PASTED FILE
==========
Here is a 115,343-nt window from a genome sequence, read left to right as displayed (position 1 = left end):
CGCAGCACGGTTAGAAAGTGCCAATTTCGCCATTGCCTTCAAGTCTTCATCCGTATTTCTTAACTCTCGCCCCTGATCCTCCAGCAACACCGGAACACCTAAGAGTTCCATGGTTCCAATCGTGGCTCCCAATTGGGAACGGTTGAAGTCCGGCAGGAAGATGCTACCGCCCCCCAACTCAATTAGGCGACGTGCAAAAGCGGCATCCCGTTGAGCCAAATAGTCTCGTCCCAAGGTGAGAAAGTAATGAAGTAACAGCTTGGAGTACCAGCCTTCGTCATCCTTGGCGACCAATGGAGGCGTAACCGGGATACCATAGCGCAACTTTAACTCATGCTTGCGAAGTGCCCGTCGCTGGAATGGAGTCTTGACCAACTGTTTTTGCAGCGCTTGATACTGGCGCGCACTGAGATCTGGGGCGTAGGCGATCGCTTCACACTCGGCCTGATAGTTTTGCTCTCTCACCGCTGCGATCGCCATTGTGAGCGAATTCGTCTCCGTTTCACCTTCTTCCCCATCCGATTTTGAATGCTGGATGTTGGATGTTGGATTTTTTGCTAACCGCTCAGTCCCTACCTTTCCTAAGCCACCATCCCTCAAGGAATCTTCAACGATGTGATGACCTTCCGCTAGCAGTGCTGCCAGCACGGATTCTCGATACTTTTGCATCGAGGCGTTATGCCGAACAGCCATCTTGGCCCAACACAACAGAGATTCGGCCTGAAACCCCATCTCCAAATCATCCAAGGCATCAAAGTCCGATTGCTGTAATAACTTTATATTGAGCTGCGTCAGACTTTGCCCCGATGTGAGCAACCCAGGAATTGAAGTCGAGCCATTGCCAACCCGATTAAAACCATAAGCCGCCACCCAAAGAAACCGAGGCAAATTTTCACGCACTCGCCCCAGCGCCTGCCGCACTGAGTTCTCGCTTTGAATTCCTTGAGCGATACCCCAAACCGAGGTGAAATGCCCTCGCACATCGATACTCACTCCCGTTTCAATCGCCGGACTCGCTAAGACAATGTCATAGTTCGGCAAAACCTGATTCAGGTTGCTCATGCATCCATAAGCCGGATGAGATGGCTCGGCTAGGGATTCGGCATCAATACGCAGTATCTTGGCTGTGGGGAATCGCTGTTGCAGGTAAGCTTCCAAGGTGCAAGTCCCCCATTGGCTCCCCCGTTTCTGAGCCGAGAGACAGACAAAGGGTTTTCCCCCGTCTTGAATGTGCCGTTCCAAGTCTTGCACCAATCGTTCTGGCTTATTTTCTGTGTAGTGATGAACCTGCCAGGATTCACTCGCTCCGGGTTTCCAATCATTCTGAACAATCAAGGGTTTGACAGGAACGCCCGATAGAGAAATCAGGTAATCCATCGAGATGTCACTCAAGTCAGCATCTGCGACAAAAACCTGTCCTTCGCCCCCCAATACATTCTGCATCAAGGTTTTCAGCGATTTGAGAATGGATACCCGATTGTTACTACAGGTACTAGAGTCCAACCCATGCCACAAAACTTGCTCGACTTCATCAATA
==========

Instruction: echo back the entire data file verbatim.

Here is a 115,343-nt window from a genome sequence, read left to right as displayed (position 1 = left end):
CGCAGCACGGTTAGAAAGTGCCAATTTCGCCATTGCCTTCAAGTCTTCATCCGTATTTCTTAACTCTCGCCCCTGATCCTCCAGCAACACCGGAACACCTAAGAGTTCCATGGTTCCAATCGTGGCTCCCAATTGGGAACGGTTGAAGTCCGGCAGGAAGATGCTACCGCCCCCCAACTCAATTAGGCGACGTGCAAAAGCGGCATCCCGTTGAGCCAAATAGTCTCGTCCCAAGGTGAGAAAGTAATGAAGTAACAGCTTGGAGTACCAGCCTTCGTCATCCTTGGCGACCAATGGAGGCGTAACCGGGATACCATAGCGCAACTTTAACTCATGCTTGCGAAGTGCCCGTCGCTGGAATGGAGTCTTGACCAACTGTTTTTGCAGCGCTTGATACTGGCGCGCACTGAGATCTGGGGCGTAGGCGATCGCTTCACACTCGGCCTGATAGTTTTGCTCTCTCACCGCTGCGATCGCCATTGTGAGCGAATTCGTCTCCGTTTCACCTTCTTCCCCATCCGATTTTGAATGCTGGATGTTGGATGTTGGATTTTTTGCTAACCGCTCAGTCCCTACCTTTCCTAAGCCACCATCCCTCAAGGAATCTTCAACGATGTGATGACCTTCCGCTAGCAGTGCTGCCAGCACGGATTCTCGATACTTTTGCATCGAGGCGTTATGCCGAACAGCCATCTTGGCCCAACACAACAGAGATTCGGCCTGAAACCCCATCTCCAAATCATCCAAGGCATCAAAGTCCGATTGCTGTAATAACTTTATATTGAGCTGCGTCAGACTTTGCCCCGATGTGAGCAACCCAGGAATTGAAGTCGAGCCATTGCCAACCCGATTAAAACCATAAGCCGCCACCCAAAGAAACCGAGGCAAATTTTCACGCACTCGCCCCAGCGCCTGCCGCACTGAGTTCTCGCTTTGAATTCCTTGAGCGATACCCCAAACCGAGGTGAAATGCCCTCGCACATCGATACTCACTCCCGTTTCAATCGCCGGACTCGCTAAGACAATGTCATAGTTCGGCAAAACCTGATTCAGGTTGCTCATGCATCCATAAGCCGGATGAGATGGCTCGGCTAGGGATTCGGCATCAATACGCAGTATCTTGGCTGTGGGGAATCGCTGTTGCAGGTAAGCTTCCAAGGTGCAAGTCCCCCATTGGCTCCCCCGTTTCTGAGCCGAGAGACAGACAAAGGGTTTTCCCCCGTCTTGAATGTGCCGTTCCAAGTCTTGCACCAATCGTTCTGGCTTATTTTCTGTGTAGTGATGAACCTGCCAGGATTCACTCGCTCCGGGTTTCCAATCATTCTGAACAATCAAGGGTTTGACAGGAACGCCCGATAGAGAAATCAGGTAATCCATCGAGATGTCACTCAAGTCAGCATCTGCGACAAAAACCTGTCCTTCGCCCCCCAATACATTCTGCATCAAGGTTTTCAGCGATTTGAGAATGGATACCCGATTGTTACTACAGGTACTAGAGTCCAACCCATGCCACAAAACTTGCTCGACTTCATCAATA